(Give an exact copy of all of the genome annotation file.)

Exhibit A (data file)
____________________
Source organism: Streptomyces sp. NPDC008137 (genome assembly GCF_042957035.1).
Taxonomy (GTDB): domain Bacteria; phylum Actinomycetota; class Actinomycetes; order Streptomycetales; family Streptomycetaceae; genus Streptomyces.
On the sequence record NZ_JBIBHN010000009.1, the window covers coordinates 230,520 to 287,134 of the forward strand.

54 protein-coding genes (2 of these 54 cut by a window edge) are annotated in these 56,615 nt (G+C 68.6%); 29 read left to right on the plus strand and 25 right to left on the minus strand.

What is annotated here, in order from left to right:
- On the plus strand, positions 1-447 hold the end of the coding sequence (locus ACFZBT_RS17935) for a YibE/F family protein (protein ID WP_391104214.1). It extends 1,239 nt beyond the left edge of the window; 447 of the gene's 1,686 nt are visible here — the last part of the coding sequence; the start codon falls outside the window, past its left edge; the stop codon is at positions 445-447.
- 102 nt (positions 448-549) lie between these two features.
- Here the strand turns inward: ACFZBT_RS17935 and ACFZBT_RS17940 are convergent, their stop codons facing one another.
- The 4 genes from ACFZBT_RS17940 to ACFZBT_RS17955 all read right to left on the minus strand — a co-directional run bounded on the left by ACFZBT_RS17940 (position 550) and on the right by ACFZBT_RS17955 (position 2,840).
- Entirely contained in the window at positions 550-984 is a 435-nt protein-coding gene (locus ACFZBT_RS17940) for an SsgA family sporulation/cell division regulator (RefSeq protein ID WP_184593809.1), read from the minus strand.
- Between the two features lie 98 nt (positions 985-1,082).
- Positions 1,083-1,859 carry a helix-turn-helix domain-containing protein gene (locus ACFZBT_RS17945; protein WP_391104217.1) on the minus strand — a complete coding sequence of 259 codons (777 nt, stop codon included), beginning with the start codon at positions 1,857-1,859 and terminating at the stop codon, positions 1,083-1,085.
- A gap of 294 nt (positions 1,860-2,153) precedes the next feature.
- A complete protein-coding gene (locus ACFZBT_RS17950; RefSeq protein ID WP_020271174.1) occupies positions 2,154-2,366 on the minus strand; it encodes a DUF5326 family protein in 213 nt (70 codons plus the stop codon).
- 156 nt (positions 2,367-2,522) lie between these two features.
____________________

Source organism: Streptomyces sp. NPDC008137 (genome assembly GCF_042957035.1).
Taxonomy (GTDB): domain Bacteria; phylum Actinomycetota; class Actinomycetes; order Streptomycetales; family Streptomycetaceae; genus Streptomyces.
On the sequence record NZ_JBIBHN010000009.1, the window covers coordinates 230,520 to 287,134 of the forward strand.

54 protein-coding genes (2 of these 54 cut by a window edge) are annotated in these 56,615 nt (G+C 68.6%); 29 read left to right on the plus strand and 25 right to left on the minus strand.

What is annotated here, in order from left to right:
- On the plus strand, positions 1-447 hold the end of the coding sequence (locus ACFZBT_RS17935) for a YibE/F family protein (protein ID WP_391104214.1). It extends 1,239 nt beyond the left edge of the window; 447 of the gene's 1,686 nt are visible here — the last part of the coding sequence; the start codon falls outside the window, past its left edge; the stop codon is at positions 445-447.
- 102 nt (positions 448-549) lie between these two features.
- Here the strand turns inward: ACFZBT_RS17935 and ACFZBT_RS17940 are convergent, their stop codons facing one another.
- The 4 genes from ACFZBT_RS17940 to ACFZBT_RS17955 all read right to left on the minus strand — a co-directional run bounded on the left by ACFZBT_RS17940 (position 550) and on the right by ACFZBT_RS17955 (position 2,840).
- Entirely contained in the window at positions 550-984 is a 435-nt protein-coding gene (locus ACFZBT_RS17940) for an SsgA family sporulation/cell division regulator (RefSeq protein ID WP_184593809.1), read from the minus strand.
- Between the two features lie 98 nt (positions 985-1,082).
- Positions 1,083-1,859 carry a helix-turn-helix domain-containing protein gene (locus ACFZBT_RS17945; protein WP_391104217.1) on the minus strand — a complete coding sequence of 259 codons (777 nt, stop codon included), beginning with the start codon at positions 1,857-1,859 and terminating at the stop codon, positions 1,083-1,085.
- A gap of 294 nt (positions 1,860-2,153) precedes the next feature.
- A complete protein-coding gene (locus ACFZBT_RS17950; RefSeq protein ID WP_020271174.1) occupies positions 2,154-2,366 on the minus strand; it encodes a DUF5326 family protein in 213 nt (70 codons plus the stop codon).
- 156 nt (positions 2,367-2,522) lie between these two features.